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Capacitance, voltage and Potential difference

the capacity of parallel plate condenser is 5 micro Faraday. When a glass plate is placed between the plates of the conductor  its potential become 1/8th of the original value. The value of dielectric constant will be
(A)1.6
(B)5
(C)8
(D)40

 

Answer:

The charge remains same

Use Cm=KCo
and
V reduced to 1/8 means capacitance increased 8 times since Q=CV
So, the answer is evident

Potential

Devna asked.

find the potential at A ….a prson brings a mass of 1 kg from infinity to the pt A .initially the mass was at rest but it moves at a speed of 2 m/sas it reches A .the work done by person on mass is -3 J

Potential Difference

Pawan Asked

“What is meant by potential difference?”

Answer:

“Potential Difference between two points is the difference in Potential between the two points and is equal to the work done per unit charge ion carrying a positive test charge from one point to another against the electric field and without any acceleration”

de Broglie Wavelength

Alpha particle and a proton are accelerated from rest by the same potential. Find the ratio of their de- broglie wavelength

(Asked by Amritha)

 Answer:

Charge of alpha particle = 2e

Mass of alpha particle = 4 u

Charge of proton = e

mass of proton = u

The energy acquired by proton when accelerated through a pd of V,

E=eV

The momentum acquired by proton=

The de Broglie wavelength is given by 

Therefore, de Broglie wavelength of Proton,

Similarly,

Solution to HC Verma Problem

“Referring to HC Verma Part 2, chapter 29, Electric field and potential, Q 69
I think that Force is inversely proportional to square of the distance between the charged particles, so acceleration is not constant and hence
v*v  =  u*u  + 2*a*s   is not valid in this case.
How is proceed with this question ?” Satyam asked

Potential Difference – misconception

What actually it means when we say “potential difference across..” ? Does it indicate that the somehow the energy level of electrons across it is less than on the other side or is it just the amount of energy consumption across it. If latter is true then in AC we’ve voltages which dont algebraically add up together to give the applied voltage . reason stated is the phase difference. How can there be phases in something scalar like energy consumption ? (Posted by Thushar)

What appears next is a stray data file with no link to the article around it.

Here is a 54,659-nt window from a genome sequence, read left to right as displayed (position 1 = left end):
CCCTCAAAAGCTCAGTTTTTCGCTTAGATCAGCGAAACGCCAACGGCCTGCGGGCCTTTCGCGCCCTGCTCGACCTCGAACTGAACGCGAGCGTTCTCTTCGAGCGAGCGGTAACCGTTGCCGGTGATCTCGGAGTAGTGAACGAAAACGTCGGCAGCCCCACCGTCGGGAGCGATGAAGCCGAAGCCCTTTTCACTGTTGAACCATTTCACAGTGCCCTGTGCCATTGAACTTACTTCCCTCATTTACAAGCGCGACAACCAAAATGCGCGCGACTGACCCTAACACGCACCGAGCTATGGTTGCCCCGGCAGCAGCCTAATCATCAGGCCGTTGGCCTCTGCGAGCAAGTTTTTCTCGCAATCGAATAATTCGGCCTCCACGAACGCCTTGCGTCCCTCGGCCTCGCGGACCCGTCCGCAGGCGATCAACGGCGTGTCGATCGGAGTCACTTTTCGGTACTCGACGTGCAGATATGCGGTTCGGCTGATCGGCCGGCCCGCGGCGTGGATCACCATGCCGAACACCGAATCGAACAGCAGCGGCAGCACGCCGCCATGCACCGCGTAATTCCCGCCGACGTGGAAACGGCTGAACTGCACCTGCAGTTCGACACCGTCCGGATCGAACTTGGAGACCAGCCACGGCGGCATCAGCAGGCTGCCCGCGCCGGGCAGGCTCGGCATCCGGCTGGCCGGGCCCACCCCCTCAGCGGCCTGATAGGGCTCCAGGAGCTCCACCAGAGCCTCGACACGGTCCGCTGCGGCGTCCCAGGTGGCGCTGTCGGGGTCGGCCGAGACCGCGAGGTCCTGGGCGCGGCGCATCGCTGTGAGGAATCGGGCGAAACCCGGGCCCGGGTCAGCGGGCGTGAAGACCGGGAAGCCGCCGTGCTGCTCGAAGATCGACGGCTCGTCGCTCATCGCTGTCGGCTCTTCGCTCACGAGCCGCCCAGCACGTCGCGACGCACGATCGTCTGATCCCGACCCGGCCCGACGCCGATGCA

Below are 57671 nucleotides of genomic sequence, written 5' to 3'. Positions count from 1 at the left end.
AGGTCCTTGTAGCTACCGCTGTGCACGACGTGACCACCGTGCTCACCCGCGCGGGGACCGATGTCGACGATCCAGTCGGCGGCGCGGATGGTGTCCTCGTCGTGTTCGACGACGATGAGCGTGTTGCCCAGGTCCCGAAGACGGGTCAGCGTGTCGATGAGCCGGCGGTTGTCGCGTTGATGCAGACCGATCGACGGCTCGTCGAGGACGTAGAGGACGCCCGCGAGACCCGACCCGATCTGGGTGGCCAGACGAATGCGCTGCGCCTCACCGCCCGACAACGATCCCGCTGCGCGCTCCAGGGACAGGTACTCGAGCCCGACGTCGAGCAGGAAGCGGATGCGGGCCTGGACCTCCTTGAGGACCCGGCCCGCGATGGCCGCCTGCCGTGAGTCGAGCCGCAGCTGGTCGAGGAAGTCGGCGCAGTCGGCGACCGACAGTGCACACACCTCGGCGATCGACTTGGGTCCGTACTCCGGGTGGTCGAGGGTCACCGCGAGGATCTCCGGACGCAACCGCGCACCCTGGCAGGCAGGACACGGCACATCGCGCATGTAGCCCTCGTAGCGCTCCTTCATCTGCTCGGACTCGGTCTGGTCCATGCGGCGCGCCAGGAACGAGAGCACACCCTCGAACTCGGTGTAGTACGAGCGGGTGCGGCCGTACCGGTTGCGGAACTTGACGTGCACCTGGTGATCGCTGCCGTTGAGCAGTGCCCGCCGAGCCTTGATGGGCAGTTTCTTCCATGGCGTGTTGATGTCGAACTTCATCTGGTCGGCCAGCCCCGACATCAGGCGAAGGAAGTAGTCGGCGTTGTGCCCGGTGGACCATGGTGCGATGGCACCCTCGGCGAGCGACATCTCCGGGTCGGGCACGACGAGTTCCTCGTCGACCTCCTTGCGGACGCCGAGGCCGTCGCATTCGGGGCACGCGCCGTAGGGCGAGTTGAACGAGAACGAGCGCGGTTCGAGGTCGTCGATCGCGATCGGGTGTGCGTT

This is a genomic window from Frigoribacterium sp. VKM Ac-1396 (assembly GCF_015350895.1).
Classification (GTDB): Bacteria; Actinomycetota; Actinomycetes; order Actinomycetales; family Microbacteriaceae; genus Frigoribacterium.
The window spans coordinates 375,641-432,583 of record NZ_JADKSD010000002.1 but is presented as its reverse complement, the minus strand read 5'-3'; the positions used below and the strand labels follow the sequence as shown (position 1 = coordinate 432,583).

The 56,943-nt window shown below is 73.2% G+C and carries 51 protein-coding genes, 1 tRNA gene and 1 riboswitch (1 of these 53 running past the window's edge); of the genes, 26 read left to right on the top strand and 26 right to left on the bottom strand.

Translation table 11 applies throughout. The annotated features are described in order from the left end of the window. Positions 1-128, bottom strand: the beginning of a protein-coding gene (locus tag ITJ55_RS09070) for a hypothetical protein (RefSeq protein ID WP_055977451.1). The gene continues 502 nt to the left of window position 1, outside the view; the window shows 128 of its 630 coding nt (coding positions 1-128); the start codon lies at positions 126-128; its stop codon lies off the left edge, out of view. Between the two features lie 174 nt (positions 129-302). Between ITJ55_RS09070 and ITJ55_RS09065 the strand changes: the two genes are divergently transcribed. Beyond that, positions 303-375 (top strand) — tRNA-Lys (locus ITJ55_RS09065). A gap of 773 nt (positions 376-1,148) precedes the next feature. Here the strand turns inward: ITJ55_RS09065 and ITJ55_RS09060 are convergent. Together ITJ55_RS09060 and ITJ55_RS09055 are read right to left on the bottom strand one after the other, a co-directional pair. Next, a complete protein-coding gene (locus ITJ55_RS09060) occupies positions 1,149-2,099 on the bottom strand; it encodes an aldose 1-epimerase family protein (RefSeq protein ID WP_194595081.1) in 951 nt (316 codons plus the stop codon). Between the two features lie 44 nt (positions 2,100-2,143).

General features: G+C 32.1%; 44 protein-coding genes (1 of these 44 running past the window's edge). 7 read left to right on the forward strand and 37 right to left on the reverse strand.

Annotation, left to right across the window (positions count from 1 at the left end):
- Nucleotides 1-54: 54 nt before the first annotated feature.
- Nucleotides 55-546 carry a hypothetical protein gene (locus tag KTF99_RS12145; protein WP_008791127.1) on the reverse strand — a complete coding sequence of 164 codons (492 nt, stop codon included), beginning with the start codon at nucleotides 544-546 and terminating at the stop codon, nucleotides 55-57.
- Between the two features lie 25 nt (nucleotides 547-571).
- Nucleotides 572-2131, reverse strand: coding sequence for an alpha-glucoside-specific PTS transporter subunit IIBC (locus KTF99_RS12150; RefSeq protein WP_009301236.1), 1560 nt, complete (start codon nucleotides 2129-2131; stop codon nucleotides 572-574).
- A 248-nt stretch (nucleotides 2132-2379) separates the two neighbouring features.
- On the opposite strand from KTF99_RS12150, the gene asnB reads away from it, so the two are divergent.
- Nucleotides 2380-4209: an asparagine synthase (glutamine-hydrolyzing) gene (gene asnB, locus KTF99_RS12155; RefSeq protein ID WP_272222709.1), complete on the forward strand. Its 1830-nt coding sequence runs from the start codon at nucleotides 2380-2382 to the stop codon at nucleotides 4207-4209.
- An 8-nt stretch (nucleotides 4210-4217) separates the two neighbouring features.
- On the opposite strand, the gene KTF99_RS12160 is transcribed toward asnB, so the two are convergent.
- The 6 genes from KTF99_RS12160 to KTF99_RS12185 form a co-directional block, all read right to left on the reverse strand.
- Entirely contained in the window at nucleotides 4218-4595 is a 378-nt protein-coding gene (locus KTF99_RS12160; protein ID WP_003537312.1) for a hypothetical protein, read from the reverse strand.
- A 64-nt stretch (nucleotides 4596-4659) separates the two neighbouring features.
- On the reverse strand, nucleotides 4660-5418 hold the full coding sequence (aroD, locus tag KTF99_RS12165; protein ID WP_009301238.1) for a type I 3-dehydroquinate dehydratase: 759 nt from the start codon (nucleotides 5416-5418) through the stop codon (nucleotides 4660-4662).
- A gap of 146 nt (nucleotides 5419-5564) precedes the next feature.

Answer: As per definition, “Potential difference is defined as the work done per unit charge in carrying a positive test charge between two points against the electric field.”

Just like water flows from a high altitude to low altitude, “current” flows from high positive potential to low positive potential. (And electrons flow in the reverse direction. Though electrons are the actually movable materials contained in a conductor, the direction of current was conventionally defined as the direction of motion of positive charges)

So, when there is a difference in potential the electrons will flow from lower “positive potential” (where the negative potential is high) to higher positive potential.

Phase refers to the angle of rotation corresponding to the present value of emf or current. One complete circle (or rotation) corresponds to 2(pi) phase. There is a difference between current and voltage refers to this.

In describing AC, we can imagine that the current and voltage in wave form is obtained by the projection of  rotating vectors, I0 and E0. The difference in angle between these which represents the waveform obtained for E and I correctly is known as the phase difference.

(I feel that this won’t suffice. Please as more questions to clarify your point; preferable as comments to the same post)


What is the mechanical energy of a bird on top of a moving Ship?

A bird is at rest on d top of a stick of moving ship….!! what is the mechanical energy that exists in the bird ???” – This question was posted by Fatima

Answer: The mechanical energy of the bird is both Potential and Kinetic as the bird is at a height with respect to ground and the bird is in motion along with the ship.

(Any deeper discussion is welcome)

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